Mülltrennung in der Gastronomie: Das sind die wichtigsten Vorschriften zur Abfallentsorgung in der Gastronomie

Waste separation in gastronomy: These are the most important regulations for waste disposal in gastronomy

As nice as the smile of a satisfied guest when serving coffee or pasta may be, at the end of the day the work that has to be done after the preparation is just as annoying - apart from washing up and cleaning. We are talking about the universally unpopular and never loved waste separation. What to do with oil residues, receipts and what exactly is allowed to go in the residual waste?

Spoiler: There are also clear laws for this in Germany, which you should follow, otherwise it can quickly become expensive. So that you not only save money in the future, but also protect the environment, in this article we explain everything you need to know about the correct disposal for your everyday catering needs. We also tell you how you can easily avoid unnecessary waste without stress. Let's talk dirty!

What types of waste are most common in gastronomy and how to properly separate them?

Even at first glance, it is noticeable that waste is produced in almost every room in gastronomy: in the office, in the bathroom, but also at the table and - the number one waste stronghold - in the kitchen. How to free the kitchen from plastic, you can read here.

A lot of rubbish accumulates, especially where people cook:

  • Organic waste, especially leftover fruit and vegetables
  • paper and cardboard boxes
  • plastic, foil, cans
  • glass container
  • edible fats and oils
  • other waste

Here it can make sense to first take stock of the situation in order to identify savings potential and use it later. It is best to do this check regularly so that you can always keep an eye on your waste. Depending on the company, it can also make sense to have a garbage officer who keeps an eye on everything and conducts regular checks. Just find out what works for you, here, too, trying is definitely about studying.

Admittedly, we too sometimes stand at a loss with our garbage in front of bins and containers and are not always sure what actually belongs where. If in doubt, it is certainly advisable to find out more on the Internet or at the appropriate collection points beforehand, because incorrect throws later cost a lot of time - and money. Because anyone who is checked and demonstrably often incorrectly separates can be prosecuted.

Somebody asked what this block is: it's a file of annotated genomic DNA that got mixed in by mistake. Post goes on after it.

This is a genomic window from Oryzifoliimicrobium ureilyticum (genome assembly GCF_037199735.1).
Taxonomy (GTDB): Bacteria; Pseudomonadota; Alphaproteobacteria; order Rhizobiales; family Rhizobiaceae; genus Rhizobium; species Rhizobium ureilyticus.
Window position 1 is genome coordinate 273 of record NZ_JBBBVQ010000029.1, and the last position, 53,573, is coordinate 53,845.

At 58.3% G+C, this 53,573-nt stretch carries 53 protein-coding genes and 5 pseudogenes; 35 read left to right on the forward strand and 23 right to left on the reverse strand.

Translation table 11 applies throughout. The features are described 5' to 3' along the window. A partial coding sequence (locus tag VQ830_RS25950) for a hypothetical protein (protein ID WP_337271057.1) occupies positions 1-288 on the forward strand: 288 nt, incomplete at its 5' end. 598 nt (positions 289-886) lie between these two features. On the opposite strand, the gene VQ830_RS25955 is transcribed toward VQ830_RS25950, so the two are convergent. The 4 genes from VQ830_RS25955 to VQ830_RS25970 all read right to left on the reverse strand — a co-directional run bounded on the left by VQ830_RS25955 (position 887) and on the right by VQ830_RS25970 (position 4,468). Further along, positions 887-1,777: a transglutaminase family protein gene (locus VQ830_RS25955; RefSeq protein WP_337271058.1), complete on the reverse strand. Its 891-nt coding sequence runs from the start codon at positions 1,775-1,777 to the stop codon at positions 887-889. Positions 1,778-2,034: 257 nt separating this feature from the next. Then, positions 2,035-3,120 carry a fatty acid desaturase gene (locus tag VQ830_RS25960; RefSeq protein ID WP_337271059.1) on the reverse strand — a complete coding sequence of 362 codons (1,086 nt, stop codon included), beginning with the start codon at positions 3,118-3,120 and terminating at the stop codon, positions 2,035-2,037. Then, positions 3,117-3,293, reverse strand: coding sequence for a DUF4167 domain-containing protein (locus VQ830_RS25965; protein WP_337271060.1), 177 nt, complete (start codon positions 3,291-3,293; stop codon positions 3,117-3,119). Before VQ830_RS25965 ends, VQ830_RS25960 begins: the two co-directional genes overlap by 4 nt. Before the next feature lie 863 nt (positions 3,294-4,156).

In general, our waste can be divided into five different categories, which all have their own containers:

  1. In the yellow bag or the yellow bin mainly includes lightweight packaging made of plastic and metal, i.e. juice and milk packaging as well as tins and composite materials. It is important that the packaging is "clean with a spoon", so empty out any leftovers beforehand.
  2. waste paper such as paper scraps, boxes and also packaging and brochures made of the two materials, you can easily dispose of them in the appropriate bin or, for larger quantities, directly in the appropriate container. By the way: Although receipts are made of paper, they are made of thermal paper and should therefore be in the residual waste be disposed of in order to prevent the detachment of harmful substances during recycling.
  3. Also heard Glass in containers, where the separation between the colors is essential for proper recycling. Ceramics, porcelain and the like are out of place here, as are window panes and drinking glasses. Incidentally, the following applies to all (spirit) glass products that cannot be identified by color or cannot be assigned to any of the containers: treat them like green! Because "wrong" glass in the green container can later be compensated for during recycling, while throwing in white or amber glass can already mean the loss of valuable glass in the processes for new packaging.
  4. In the organic waste are all substances that can be biodegraded, i.e. above all leftovers from fruit and vegetables, but also coffee filters and paper towels. This also has its own bin, into which you can empty the kitchen waste bin every day, ideally you even have a compost bin. As the name suggests, the residual waste is there for everything that doesn't belong somewhere else. This includes light bulbs, toiletries and cigarettes.
  5. But what now? Fats, oils and leftovers ? The former should be separated from the leftovers on the plates. Grease and oils should therefore preferably be disposed of in their own bin, which is then regularly emptied by the relevant company and, ideally, replaced with a clean container. The same applies to containers for leftovers. By the way, you should keep these at low temperatures with a confiscate cooler until you pick them up to avoid odors and vermin.

So that not too much leftover food ends up in the bin in the first place, alternatives can also be considered at this point. At buffets in hotels, for example, it is a good idea to provide open dishes for employees after mealtime or to find out about food sharing alternatives - this way you not only save space in your bin, but also do something good. Tips on how you can reduce waste in your hospitality industry and at the same time become more sustainable in other areas, such as water consumption, you can read here .

By the way: The collection of leftovers and oils is sometimes associated with costs, organic and residual waste also costs money. With liters of waste in large companies, the whole thing can be expensive. Finding out about inexpensive but certified companies is therefore worthwhile. The size of the bin can also bring real savings, because every liter costs more. Conclusion: The cheapest waste is that which you don't produce in the first place.

Properly separate signposts for waste

Overview of waste separation

For clarity, we show you the top waste in a table and where you dispose of it correctly:

Leftover fruit and vegetables, paper towels, kitchen towels and coffee filters:

organic waste

Milk and juice packaging, plastic bottles, cling film, tins, tubes, aluminum foil, composite materials (e.g. butter curlers):

Yellow sack/ yellow bin

Receipts, products made from biogenic waste such as our #IAMPLASTICFREE drinking straws and bags , hygiene items, cigarette butts, rubbish: